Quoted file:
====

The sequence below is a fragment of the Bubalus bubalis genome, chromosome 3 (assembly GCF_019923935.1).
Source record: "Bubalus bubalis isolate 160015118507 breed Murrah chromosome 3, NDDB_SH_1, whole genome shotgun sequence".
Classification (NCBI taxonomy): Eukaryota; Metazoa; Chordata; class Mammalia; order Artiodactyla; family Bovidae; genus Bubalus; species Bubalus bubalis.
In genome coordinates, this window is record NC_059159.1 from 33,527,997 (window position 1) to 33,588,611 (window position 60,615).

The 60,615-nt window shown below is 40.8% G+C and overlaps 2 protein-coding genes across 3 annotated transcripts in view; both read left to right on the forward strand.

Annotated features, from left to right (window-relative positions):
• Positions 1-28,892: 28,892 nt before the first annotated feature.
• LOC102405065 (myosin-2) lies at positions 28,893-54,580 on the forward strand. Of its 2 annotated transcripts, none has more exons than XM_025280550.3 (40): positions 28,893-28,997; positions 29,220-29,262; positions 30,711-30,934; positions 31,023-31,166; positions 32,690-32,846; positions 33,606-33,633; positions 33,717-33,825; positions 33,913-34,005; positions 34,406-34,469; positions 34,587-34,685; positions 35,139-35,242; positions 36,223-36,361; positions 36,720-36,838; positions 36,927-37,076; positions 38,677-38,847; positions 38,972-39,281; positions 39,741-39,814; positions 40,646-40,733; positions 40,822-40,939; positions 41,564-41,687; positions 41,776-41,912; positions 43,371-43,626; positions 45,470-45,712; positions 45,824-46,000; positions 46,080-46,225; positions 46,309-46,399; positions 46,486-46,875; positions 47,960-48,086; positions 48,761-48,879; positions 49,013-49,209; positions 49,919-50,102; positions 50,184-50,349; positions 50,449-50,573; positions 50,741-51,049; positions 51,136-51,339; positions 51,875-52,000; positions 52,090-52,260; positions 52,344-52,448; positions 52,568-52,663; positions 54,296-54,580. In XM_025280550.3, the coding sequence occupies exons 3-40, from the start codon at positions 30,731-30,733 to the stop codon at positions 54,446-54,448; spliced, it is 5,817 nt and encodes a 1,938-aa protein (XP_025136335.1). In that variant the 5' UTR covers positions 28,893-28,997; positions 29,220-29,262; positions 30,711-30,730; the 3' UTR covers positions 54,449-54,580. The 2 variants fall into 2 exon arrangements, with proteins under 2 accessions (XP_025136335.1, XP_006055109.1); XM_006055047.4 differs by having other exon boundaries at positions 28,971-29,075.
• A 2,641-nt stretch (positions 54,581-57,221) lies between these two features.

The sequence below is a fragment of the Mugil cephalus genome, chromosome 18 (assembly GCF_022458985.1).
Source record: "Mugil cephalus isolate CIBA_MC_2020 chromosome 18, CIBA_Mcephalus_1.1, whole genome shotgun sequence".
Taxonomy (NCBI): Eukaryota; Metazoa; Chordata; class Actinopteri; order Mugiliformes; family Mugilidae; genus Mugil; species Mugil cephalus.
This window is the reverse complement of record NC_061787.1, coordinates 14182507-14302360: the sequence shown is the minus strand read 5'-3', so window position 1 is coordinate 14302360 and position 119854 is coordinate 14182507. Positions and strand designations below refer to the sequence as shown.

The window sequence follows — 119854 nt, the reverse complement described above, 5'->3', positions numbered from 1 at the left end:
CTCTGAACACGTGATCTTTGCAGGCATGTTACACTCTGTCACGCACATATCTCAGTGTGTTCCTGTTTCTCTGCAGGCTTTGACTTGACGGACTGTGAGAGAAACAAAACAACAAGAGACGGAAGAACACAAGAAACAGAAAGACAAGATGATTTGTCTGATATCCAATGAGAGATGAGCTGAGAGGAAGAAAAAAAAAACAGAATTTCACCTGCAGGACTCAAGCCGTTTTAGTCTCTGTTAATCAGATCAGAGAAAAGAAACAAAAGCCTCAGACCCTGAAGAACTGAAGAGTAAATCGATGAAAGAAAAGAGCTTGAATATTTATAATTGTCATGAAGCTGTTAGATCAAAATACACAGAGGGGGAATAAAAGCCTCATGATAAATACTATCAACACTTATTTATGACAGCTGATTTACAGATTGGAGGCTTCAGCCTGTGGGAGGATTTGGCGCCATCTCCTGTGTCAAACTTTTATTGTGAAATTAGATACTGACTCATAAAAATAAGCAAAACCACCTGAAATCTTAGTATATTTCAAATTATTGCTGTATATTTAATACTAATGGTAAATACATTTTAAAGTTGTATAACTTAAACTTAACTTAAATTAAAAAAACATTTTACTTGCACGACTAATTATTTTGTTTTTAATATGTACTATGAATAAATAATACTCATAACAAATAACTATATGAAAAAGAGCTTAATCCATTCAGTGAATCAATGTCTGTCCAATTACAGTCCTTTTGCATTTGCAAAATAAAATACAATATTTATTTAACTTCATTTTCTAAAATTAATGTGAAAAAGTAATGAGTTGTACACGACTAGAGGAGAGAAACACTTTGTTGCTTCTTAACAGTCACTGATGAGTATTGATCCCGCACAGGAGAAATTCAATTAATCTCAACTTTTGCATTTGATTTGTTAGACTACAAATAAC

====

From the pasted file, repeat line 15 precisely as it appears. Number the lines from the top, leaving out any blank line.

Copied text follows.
CTCTGAACACGTGATCTTTGCAGGCATGTTACACTCTGTCACGCACATATCTCAGTGTGTTCCTGTTTCTCTGCAGGCTTTGACTTGACGGACTGTGAGAGAAACAAAACAACAAGAGACGGAAGAACACAAGAAACAGAAAGACAAGATGATTTGTCTGATATCCAATGAGAGATGAGCTGAGAGGAAGAAAAAAAAAACAGAATTTCACCTGCAGGACTCAAGCCGTTTTAGTCTCTGTTAATCAGATCAGAGAAAAGAAACAAAAGCCTCAGACCCTGAAGAACTGAAGAGTAAATCGATGAAAGAAAAGAGCTTGAATATTTATAATTGTCATGAAGCTGTTAGATCAAAATACACAGAGGGGGAATAAAAGCCTCATGATAAATACTATCAACACTTATTTATGACAGCTGATTTACAGATTGGAGGCTTCAGCCTGTGGGAGGATTTGGCGCCATCTCCTGTGTCAAACTTTTATTGTGAAATTAGATACTGACTCATAAAAATAAGCAAAACCACCTGAAATCTTAGTATATTTCAAATTATTGCTGTATATTTAATACTAATGGTAAATACATTTTAAAGTTGTATAACTTAAACTTAACTTAAATTAAAAAAACATTTTACTTGCACGACTAATTATTTTGTTTTTAATATGTACTATGAATAAATAATACTCATAACAAATAACTATATGAAAAAGAGCTTAATCCATTCAGTGAATCAATGTCTGTCCAATTACAGTCCTTTTGCATTTGCAAAATAAAATACAATATTTATTTAACTTCATTTTCTAAAATTAATGTGAAAAAGTAATGAGTTGTACACGACTAGAGGAGAGAAACACTTTGTTGCTTCTTAACAGTCACTGATGAGTATTGATCCCGCACAGGAGAAATTCAATTAATCTCAACTTTTGCATTTGATTTGTTAGACTACAAATAAC